I hasten to acknowledge here that discriminatory and misogynist behaviour was not universal.  Just as principled and enlightened men like Sir John Hall supported women’s right to vote in 1893, there were many who recognised women as equal in my various workplaces.  I owe them a great deal.  I learnt to identify them and to seek their counsel.   

I also learnt that the way to survive in a male dominated business environment was to ignore the subtle and not so subtle put downs and get on with proving that I could do my job as well or even better than my male colleagues.  I was assured that things would change – it was just a matter of time.   

We now know that this was wrong – or at least too optimistic.  It seems that for culture change to occur at anything faster than a glacial pace, disruption is inevitable.  If we keep quiet and do nothing, nothing changes.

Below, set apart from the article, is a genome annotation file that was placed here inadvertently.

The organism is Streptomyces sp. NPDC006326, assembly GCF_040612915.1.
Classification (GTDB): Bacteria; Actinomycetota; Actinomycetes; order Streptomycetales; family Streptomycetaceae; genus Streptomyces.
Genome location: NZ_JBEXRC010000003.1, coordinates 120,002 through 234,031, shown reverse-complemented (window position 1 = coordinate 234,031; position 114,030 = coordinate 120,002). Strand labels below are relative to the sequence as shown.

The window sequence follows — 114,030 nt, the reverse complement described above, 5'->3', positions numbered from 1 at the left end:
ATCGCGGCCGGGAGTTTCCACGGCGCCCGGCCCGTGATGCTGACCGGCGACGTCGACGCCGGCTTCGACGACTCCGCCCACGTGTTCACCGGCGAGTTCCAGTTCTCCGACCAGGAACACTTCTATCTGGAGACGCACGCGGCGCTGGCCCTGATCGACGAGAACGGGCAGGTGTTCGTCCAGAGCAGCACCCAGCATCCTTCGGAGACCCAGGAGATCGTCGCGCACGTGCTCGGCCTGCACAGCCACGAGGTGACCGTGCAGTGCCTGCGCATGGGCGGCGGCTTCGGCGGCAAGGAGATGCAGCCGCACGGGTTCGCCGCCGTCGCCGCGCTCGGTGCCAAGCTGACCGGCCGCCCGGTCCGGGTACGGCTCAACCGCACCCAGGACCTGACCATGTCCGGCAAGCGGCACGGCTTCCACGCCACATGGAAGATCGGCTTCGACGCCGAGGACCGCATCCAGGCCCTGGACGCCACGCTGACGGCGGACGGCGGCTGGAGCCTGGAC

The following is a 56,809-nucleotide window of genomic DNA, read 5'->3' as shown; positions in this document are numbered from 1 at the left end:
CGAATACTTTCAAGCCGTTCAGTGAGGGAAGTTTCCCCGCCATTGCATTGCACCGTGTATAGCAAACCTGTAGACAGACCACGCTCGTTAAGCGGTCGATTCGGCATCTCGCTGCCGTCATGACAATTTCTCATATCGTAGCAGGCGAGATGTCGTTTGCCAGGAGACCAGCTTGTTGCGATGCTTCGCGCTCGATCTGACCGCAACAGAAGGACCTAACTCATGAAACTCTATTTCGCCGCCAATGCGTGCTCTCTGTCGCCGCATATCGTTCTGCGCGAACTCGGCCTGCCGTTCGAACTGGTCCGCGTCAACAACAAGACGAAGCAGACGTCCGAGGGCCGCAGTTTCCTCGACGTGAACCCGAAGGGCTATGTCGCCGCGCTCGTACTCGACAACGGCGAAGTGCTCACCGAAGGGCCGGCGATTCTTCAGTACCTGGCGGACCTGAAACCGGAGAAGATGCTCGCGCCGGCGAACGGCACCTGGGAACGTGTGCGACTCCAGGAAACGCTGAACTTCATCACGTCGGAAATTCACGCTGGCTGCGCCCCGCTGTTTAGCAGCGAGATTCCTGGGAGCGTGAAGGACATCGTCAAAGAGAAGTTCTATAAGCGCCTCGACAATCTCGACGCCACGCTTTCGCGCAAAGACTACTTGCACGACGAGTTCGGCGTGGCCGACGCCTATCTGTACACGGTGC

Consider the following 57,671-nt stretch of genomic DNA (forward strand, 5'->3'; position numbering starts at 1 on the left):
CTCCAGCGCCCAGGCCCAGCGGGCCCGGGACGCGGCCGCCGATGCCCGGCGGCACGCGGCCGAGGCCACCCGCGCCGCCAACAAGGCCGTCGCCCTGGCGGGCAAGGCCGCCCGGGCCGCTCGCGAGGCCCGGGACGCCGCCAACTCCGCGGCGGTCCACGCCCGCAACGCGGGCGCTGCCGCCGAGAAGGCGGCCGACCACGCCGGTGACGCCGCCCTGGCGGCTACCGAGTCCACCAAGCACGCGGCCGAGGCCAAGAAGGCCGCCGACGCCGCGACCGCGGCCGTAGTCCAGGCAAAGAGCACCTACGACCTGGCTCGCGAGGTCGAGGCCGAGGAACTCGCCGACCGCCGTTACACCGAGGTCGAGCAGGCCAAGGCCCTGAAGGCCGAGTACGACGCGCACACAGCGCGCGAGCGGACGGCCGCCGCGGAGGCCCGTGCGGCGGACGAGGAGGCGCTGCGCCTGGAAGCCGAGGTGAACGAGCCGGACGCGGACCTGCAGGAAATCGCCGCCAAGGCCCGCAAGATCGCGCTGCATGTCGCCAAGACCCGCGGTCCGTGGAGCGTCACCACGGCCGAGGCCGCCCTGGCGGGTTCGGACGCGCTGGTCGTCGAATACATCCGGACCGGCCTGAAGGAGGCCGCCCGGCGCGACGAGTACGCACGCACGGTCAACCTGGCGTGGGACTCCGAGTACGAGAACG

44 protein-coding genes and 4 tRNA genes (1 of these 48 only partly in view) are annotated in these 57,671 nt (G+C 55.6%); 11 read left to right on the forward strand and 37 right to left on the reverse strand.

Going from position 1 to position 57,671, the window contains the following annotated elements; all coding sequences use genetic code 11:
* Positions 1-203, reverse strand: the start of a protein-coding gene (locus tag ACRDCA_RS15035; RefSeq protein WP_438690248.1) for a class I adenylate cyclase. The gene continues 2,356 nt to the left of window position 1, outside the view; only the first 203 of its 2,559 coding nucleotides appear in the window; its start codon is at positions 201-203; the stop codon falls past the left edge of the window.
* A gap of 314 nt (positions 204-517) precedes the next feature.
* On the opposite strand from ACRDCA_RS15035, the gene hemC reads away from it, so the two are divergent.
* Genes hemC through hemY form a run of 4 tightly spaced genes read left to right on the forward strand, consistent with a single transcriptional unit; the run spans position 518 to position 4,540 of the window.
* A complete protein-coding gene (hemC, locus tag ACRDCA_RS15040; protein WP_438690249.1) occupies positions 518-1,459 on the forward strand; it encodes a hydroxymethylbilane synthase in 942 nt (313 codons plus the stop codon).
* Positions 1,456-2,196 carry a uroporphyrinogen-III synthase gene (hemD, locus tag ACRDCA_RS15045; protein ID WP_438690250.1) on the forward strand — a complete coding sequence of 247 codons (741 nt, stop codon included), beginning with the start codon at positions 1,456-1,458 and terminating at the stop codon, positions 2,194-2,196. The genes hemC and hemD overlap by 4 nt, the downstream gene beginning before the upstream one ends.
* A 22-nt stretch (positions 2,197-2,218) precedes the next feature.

When it comes to gender equity in general, we all know that we have some way to go.    

If we want faster progress, we need to take some tips from the suffragists’ playbook. They were skilful and resilient campaigners, with a national reach. They also secured the support of powerful men who were persuaded by the virtues and logic of the cause.  

Broad consensus must be secured if there is to be lasting and meaningful change in gender equity, whether it’s in our schools, workplaces or homes. Campaigns for reform need to be supported and promoted by men as well as women. 

The Suffragists’ believed that right could and would eventually prevail against injustice, stonewalling, prejudice, and ignorance.  

We can learn from their determination to speak up and demand gender equity.  

We owe it to them to do what we can to make further progress in education, recruitment, pay, promotion, leadership and workplace behaviour.